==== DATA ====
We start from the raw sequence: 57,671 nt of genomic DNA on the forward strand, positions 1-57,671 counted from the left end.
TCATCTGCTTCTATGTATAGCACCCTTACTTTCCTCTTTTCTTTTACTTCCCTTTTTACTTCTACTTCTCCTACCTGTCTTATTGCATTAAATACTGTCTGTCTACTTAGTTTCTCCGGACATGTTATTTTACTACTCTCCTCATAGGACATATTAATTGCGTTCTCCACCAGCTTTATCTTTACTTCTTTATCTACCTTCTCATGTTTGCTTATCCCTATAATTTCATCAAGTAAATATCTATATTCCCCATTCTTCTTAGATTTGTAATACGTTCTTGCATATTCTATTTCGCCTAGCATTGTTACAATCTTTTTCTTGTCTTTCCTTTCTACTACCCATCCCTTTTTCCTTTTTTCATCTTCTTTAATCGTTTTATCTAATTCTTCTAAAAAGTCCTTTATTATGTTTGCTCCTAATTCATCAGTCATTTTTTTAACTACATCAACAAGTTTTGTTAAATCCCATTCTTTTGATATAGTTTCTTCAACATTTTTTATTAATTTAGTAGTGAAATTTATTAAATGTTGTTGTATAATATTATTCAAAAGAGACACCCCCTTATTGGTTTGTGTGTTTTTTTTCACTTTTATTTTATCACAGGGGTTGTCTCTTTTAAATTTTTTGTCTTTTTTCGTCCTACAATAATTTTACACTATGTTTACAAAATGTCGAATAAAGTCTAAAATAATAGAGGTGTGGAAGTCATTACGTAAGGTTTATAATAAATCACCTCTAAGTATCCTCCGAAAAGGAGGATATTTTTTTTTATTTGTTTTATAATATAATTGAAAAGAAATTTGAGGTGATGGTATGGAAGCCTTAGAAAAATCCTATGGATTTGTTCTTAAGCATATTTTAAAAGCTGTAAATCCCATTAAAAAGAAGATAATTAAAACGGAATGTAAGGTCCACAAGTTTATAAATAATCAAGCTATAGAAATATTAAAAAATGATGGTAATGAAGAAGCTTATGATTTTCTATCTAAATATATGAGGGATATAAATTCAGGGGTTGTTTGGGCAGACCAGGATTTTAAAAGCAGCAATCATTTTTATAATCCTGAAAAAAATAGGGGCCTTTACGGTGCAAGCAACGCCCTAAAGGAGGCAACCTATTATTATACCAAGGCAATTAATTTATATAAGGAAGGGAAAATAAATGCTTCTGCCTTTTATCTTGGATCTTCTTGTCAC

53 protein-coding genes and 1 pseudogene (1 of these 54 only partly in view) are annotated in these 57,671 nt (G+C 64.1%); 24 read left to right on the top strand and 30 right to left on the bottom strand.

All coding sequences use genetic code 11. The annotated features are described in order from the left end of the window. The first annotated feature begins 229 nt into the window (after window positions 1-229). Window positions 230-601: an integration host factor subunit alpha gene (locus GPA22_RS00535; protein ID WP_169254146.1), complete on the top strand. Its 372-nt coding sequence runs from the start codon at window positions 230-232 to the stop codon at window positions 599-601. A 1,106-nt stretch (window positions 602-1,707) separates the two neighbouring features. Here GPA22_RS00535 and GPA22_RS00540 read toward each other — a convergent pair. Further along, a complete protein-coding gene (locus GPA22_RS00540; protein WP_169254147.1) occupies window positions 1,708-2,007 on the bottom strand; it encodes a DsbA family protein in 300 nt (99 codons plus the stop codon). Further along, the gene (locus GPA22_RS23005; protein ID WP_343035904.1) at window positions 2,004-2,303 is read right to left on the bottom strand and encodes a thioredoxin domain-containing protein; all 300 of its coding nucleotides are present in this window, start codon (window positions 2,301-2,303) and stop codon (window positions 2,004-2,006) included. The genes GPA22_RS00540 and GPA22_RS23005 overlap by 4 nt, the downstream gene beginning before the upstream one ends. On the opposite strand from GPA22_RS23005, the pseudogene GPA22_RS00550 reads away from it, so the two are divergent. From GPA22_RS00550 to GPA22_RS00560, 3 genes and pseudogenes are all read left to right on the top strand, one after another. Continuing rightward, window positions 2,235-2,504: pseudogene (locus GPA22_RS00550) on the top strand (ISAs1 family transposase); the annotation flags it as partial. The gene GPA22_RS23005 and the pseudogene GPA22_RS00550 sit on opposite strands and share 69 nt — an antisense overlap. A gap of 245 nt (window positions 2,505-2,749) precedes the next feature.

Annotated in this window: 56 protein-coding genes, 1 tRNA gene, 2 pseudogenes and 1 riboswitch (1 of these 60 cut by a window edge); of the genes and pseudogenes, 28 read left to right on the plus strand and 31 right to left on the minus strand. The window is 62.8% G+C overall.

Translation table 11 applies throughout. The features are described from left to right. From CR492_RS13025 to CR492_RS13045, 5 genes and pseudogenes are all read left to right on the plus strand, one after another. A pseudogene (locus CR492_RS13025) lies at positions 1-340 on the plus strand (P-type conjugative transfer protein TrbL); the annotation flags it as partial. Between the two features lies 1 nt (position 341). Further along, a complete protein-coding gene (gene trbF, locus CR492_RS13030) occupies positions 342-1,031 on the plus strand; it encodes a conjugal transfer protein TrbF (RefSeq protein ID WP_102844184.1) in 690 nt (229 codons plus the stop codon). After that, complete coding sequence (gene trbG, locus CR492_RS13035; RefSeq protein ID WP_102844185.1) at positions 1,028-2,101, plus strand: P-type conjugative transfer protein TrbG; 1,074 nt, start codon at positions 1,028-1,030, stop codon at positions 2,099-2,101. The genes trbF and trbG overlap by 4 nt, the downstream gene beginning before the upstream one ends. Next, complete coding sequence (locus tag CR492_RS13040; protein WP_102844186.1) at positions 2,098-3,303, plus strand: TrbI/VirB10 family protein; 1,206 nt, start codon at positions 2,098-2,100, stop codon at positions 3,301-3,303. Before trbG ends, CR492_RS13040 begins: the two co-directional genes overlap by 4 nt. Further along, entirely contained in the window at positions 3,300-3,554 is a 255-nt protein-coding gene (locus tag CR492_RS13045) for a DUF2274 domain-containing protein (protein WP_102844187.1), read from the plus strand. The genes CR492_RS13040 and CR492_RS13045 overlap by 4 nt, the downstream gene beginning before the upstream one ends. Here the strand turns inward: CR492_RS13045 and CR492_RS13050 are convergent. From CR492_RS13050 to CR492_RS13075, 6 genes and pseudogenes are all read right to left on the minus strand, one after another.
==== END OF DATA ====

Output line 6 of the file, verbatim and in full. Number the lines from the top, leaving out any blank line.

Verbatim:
Translation table 11 applies throughout. The features are described from left to right. From CR492_RS13025 to CR492_RS13045, 5 genes and pseudogenes are all read left to right on the plus strand, one after another. A pseudogene (locus CR492_RS13025) lies at positions 1-340 on the plus strand (P-type conjugative transfer protein TrbL); the annotation flags it as partial. Between the two features lies 1 nt (position 341). Further along, a complete protein-coding gene (gene trbF, locus CR492_RS13030) occupies positions 342-1,031 on the plus strand; it encodes a conjugal transfer protein TrbF (RefSeq protein ID WP_102844184.1) in 690 nt (229 codons plus the stop codon). After that, complete coding sequence (gene trbG, locus CR492_RS13035; RefSeq protein ID WP_102844185.1) at positions 1,028-2,101, plus strand: P-type conjugative transfer protein TrbG; 1,074 nt, start codon at positions 1,028-1,030, stop codon at positions 2,099-2,101. The genes trbF and trbG overlap by 4 nt, the downstream gene beginning before the upstream one ends. Next, complete coding sequence (locus tag CR492_RS13040; protein WP_102844186.1) at positions 2,098-3,303, plus strand: TrbI/VirB10 family protein; 1,206 nt, start codon at positions 2,098-2,100, stop codon at positions 3,301-3,303. Before trbG ends, CR492_RS13040 begins: the two co-directional genes overlap by 4 nt. Further along, entirely contained in the window at positions 3,300-3,554 is a 255-nt protein-coding gene (locus tag CR492_RS13045) for a DUF2274 domain-containing protein (protein WP_102844187.1), read from the plus strand. The genes CR492_RS13040 and CR492_RS13045 overlap by 4 nt, the downstream gene beginning before the upstream one ends. Here the strand turns inward: CR492_RS13045 and CR492_RS13050 are convergent. From CR492_RS13050 to CR492_RS13075, 6 genes and pseudogenes are all read right to left on the minus strand, one after another.